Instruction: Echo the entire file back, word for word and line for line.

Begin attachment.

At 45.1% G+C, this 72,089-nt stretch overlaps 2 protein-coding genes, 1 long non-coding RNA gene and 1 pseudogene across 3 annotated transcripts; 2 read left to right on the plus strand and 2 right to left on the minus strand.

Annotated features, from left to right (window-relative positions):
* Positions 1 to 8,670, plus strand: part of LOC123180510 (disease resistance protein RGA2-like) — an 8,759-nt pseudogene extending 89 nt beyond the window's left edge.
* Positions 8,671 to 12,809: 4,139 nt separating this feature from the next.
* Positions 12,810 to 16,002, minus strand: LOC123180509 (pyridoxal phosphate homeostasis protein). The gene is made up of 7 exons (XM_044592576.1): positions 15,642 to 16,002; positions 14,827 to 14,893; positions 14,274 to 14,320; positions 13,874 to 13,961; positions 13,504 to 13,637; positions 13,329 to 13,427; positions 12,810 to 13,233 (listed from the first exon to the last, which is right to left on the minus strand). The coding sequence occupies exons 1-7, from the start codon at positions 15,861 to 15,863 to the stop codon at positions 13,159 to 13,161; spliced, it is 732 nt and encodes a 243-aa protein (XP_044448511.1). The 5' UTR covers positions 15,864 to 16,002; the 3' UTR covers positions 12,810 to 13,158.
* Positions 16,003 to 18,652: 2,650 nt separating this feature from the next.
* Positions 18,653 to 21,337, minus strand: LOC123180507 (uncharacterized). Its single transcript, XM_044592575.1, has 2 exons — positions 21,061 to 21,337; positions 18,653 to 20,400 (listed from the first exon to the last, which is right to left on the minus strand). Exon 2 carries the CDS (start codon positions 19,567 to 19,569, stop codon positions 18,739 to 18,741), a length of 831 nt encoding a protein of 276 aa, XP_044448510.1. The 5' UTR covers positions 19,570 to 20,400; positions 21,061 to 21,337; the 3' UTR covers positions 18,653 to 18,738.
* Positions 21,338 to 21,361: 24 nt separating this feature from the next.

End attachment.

At 45.1% G+C, this 72,089-nt stretch overlaps 2 protein-coding genes, 1 long non-coding RNA gene and 1 pseudogene across 3 annotated transcripts; 2 read left to right on the plus strand and 2 right to left on the minus strand.

Annotated features, from left to right (window-relative positions):
* Positions 1 to 8,670, plus strand: part of LOC123180510 (disease resistance protein RGA2-like) — an 8,759-nt pseudogene extending 89 nt beyond the window's left edge.
* Positions 8,671 to 12,809: 4,139 nt separating this feature from the next.
* Positions 12,810 to 16,002, minus strand: LOC123180509 (pyridoxal phosphate homeostasis protein). The gene is made up of 7 exons (XM_044592576.1): positions 15,642 to 16,002; positions 14,827 to 14,893; positions 14,274 to 14,320; positions 13,874 to 13,961; positions 13,504 to 13,637; positions 13,329 to 13,427; positions 12,810 to 13,233 (listed from the first exon to the last, which is right to left on the minus strand). The coding sequence occupies exons 1-7, from the start codon at positions 15,861 to 15,863 to the stop codon at positions 13,159 to 13,161; spliced, it is 732 nt and encodes a 243-aa protein (XP_044448511.1). The 5' UTR covers positions 15,864 to 16,002; the 3' UTR covers positions 12,810 to 13,158.
* Positions 16,003 to 18,652: 2,650 nt separating this feature from the next.
* Positions 18,653 to 21,337, minus strand: LOC123180507 (uncharacterized). Its single transcript, XM_044592575.1, has 2 exons — positions 21,061 to 21,337; positions 18,653 to 20,400 (listed from the first exon to the last, which is right to left on the minus strand). Exon 2 carries the CDS (start codon positions 19,567 to 19,569, stop codon positions 18,739 to 18,741), a length of 831 nt encoding a protein of 276 aa, XP_044448510.1. The 5' UTR covers positions 19,570 to 20,400; positions 21,061 to 21,337; the 3' UTR covers positions 18,653 to 18,738.
* Positions 21,338 to 21,361: 24 nt separating this feature from the next.